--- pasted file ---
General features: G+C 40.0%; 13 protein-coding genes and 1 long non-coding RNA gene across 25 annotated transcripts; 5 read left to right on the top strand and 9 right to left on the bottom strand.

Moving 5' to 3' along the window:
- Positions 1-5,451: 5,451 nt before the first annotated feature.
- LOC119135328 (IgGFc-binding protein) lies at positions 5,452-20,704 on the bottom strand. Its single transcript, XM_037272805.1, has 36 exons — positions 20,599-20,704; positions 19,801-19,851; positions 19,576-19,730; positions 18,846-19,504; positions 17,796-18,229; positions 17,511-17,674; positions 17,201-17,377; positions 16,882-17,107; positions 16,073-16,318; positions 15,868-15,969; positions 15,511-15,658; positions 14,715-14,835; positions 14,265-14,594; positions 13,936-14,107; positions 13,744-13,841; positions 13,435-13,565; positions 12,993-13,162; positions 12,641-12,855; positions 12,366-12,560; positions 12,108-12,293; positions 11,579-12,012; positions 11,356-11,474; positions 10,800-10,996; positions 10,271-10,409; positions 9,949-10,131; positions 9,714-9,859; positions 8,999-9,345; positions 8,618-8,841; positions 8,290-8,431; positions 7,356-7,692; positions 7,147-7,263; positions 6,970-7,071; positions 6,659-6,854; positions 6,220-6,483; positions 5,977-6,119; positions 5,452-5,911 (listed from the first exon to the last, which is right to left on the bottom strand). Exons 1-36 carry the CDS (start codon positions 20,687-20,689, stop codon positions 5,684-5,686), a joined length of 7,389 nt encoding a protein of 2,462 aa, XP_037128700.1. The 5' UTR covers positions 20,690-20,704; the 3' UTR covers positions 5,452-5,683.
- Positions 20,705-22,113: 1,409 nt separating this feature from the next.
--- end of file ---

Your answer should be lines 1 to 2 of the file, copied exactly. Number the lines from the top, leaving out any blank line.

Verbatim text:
General features: G+C 40.0%; 13 protein-coding genes and 1 long non-coding RNA gene across 25 annotated transcripts; 5 read left to right on the top strand and 9 right to left on the bottom strand.

Moving 5' to 3' along the window: